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About the artwork

The protests in recent years against international capitalism and consumerism make it easy to forget their ancestor, the protest movement of 1968 and thereabouts. Designers were caught up in this movement. They started looking critically at what modern design had been supposed to do. Modernists had said that design would help solve social problems, that it would make people's lives better. But they could see that the effort in modern design was going in quite different directions. Modernism was providing a sort of official corporate style for international big business, a style that was rational but faceless, soulless and bland. There were a lot of beige leather sofas, things in plain colours, chrome and glass coffee-tables.  All so, so correct, well-balanced, tasteful. And big business was peddling consumerism, selling the dream of a perfect lifestyle with relentless optimism. The Italian designer Ettore Sotsass, who designed this cabinet, described the dream like this:

'young people running in slow motion along the Hawaian beaches, hair blowing in the wind and white teeth flashing smiles because their toothpaste is infallible.'

Sotsass became part of an alternative design movement known as Anti-Design. He and his friends thought modern design's big mistake had been this form and function business. Putting the emphasis on function meant design became a sort of private language for designers and engineers, the people who knew how things were made and how they operated. Everything else had been ignored: the whole social and cultural context in which things were designed and used.

So who was this young tearaway Sotsass? Actually, he was 50 years old. He was an established industrial designer who worked for - you guessed it, big business. He had designed computers and typewriters for Olivetti in Milan for many years. I suppose you could say that he had been a slow starter, in the sense that the start of his career had been delayed by the 2nd World War, like so many of his generation all over Europe. But he had always been interested in two things - first the humdrum everyday things that people take for granted and hardly notice, what you might call design's urban vernacular. Secondly in very ancient cultures - Sumerians, Babylonians, Egyptians. He said:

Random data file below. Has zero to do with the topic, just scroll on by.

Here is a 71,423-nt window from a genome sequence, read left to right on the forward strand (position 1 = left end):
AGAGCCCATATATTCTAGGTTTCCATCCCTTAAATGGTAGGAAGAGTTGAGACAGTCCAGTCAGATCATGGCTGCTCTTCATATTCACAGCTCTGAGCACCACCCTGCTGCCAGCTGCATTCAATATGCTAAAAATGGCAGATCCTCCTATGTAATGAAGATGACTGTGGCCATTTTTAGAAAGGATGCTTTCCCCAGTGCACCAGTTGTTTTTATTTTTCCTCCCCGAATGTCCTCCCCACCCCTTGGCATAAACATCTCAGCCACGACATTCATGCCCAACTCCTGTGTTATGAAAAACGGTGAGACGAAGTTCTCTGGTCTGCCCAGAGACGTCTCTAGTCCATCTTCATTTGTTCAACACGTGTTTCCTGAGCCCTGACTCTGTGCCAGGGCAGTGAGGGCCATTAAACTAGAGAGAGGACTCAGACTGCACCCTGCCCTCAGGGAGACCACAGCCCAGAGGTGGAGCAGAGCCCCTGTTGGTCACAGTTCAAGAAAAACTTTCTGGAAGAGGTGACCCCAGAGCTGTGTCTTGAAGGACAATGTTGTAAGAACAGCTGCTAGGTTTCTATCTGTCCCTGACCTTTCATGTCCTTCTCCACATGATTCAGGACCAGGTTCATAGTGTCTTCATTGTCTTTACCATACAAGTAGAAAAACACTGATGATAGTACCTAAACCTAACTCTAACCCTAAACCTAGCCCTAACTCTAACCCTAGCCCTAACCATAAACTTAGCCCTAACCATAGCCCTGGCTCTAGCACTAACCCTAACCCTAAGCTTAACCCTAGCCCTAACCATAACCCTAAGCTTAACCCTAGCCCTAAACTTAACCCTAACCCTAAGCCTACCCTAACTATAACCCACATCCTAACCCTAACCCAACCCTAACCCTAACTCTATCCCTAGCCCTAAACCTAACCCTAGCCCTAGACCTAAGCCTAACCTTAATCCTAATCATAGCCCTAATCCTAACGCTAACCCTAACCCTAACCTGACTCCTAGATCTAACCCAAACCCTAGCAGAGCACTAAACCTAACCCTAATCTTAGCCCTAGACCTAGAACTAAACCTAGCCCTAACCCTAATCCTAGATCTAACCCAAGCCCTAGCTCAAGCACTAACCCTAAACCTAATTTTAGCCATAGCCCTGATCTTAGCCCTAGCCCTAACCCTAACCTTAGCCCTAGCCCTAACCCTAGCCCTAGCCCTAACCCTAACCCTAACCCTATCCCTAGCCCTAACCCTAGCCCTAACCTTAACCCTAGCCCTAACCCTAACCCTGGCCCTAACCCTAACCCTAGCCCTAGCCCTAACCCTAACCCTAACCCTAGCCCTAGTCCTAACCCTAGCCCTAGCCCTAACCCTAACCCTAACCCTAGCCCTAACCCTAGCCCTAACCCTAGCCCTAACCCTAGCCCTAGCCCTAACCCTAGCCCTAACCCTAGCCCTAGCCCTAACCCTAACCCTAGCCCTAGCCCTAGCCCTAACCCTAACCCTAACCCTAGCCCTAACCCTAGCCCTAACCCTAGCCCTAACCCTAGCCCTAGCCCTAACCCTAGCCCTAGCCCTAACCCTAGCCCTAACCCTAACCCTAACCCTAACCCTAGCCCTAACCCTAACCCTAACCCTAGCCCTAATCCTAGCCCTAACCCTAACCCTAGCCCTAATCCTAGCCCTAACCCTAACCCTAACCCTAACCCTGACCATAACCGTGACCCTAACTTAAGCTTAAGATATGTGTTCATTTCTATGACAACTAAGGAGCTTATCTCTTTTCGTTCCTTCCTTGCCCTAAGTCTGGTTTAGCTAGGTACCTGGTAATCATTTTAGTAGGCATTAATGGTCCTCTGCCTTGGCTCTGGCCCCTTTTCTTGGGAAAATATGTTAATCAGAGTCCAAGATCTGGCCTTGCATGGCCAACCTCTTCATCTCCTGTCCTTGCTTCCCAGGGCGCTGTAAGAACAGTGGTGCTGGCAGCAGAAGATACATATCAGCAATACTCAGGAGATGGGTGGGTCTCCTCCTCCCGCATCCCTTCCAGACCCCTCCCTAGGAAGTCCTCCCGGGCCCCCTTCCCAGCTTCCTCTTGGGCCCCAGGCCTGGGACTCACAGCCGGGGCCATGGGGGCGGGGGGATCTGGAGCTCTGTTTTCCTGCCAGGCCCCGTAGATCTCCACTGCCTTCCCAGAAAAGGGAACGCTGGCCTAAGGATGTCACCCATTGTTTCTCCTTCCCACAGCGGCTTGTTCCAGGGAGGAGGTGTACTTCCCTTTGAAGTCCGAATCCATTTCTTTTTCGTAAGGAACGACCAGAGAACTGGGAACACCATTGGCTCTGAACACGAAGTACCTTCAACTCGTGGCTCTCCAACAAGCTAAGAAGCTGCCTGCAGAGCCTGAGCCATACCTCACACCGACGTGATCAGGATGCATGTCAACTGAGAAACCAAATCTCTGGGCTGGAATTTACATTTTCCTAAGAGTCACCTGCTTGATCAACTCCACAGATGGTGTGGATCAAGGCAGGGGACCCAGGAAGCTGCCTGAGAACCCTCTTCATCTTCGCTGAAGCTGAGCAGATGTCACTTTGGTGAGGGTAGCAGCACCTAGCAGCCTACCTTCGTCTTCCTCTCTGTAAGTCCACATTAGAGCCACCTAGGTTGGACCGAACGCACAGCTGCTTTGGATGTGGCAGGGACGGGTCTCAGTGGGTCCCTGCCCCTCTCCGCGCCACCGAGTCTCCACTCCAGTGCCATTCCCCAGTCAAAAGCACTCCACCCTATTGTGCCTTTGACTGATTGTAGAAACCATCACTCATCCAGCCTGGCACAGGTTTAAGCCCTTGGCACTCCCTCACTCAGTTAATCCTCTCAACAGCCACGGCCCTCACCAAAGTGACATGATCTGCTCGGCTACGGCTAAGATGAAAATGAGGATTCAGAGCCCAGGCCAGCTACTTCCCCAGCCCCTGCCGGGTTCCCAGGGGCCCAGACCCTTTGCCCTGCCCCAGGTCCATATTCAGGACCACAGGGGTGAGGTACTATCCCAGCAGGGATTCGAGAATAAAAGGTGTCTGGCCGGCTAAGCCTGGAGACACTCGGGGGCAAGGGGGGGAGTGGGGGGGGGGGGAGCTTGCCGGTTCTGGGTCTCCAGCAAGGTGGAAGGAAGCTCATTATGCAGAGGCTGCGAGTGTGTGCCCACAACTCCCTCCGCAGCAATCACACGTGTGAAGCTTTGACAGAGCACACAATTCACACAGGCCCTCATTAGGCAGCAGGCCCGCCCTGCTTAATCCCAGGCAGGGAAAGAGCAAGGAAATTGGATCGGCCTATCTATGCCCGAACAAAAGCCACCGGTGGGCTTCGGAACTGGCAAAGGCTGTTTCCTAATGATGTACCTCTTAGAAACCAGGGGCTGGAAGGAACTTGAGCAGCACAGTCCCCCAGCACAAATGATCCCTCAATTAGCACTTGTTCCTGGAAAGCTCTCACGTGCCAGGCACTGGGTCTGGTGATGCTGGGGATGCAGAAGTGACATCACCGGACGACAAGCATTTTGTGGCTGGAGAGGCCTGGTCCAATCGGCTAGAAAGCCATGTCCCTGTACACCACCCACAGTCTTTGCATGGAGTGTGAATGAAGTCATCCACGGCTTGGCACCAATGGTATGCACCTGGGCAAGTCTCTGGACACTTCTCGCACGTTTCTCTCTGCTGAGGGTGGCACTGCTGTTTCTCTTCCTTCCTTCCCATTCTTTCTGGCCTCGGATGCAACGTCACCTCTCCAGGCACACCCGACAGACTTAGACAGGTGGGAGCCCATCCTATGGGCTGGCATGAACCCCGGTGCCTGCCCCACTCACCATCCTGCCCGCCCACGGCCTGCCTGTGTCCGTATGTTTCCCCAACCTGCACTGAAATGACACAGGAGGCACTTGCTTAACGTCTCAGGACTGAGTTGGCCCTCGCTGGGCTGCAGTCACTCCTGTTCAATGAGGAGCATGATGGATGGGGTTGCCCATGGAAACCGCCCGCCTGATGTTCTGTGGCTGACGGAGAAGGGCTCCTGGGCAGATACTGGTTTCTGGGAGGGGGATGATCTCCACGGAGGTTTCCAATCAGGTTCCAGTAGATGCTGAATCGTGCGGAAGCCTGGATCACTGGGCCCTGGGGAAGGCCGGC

'Those artefacts emerge from the darkness of antiquity with a power, not of aesthetics as we call it today, but a power to make contact with life's most hidden mysteries.'

It was these things that made him believe it was possible to do better than bland corporate design. He said: 'We are pursued all the time by enigma - it is what the culture of rationalism, or American consumerism, doesn't want to hear or understand.'  And he felt that Modernism had come to the end of its run. He said: 'After a while, all cultures come to an almost automatic use of their language. You know already how the door is made, what the window, the roof and the facade will be like: then you are not making culture any more, but silence.' 

The idea is that a culture develops a precise catalogue of signs - which is fine while the culture is growing and expanding. But then it reaches the point of boredom - what was once communication becomes just a cliche. Sotsass thought modernism had run out of things to say. Everyone knew its messages only too well already.

In the 1960s and early 70s Italian design flourished and Italian industry did too: modernism was selling very nicely. But in the later 70s industry and the economy staggered under the impact of oil crises and faltered. In 1978 Sotsass joined another designer, Alessandro Mendini, in a group called Studio Alchymia, whose aim was to reform design. Mendini saw it as a studio for creating one-off, radical pieces and events for exhibition to attract public attention: he was interested in criticising the design establishment. He was not interested in putting designs into production, actually making things for people's homes. His approach seemed too negative to Sotsass, who wanted to see work manufactured.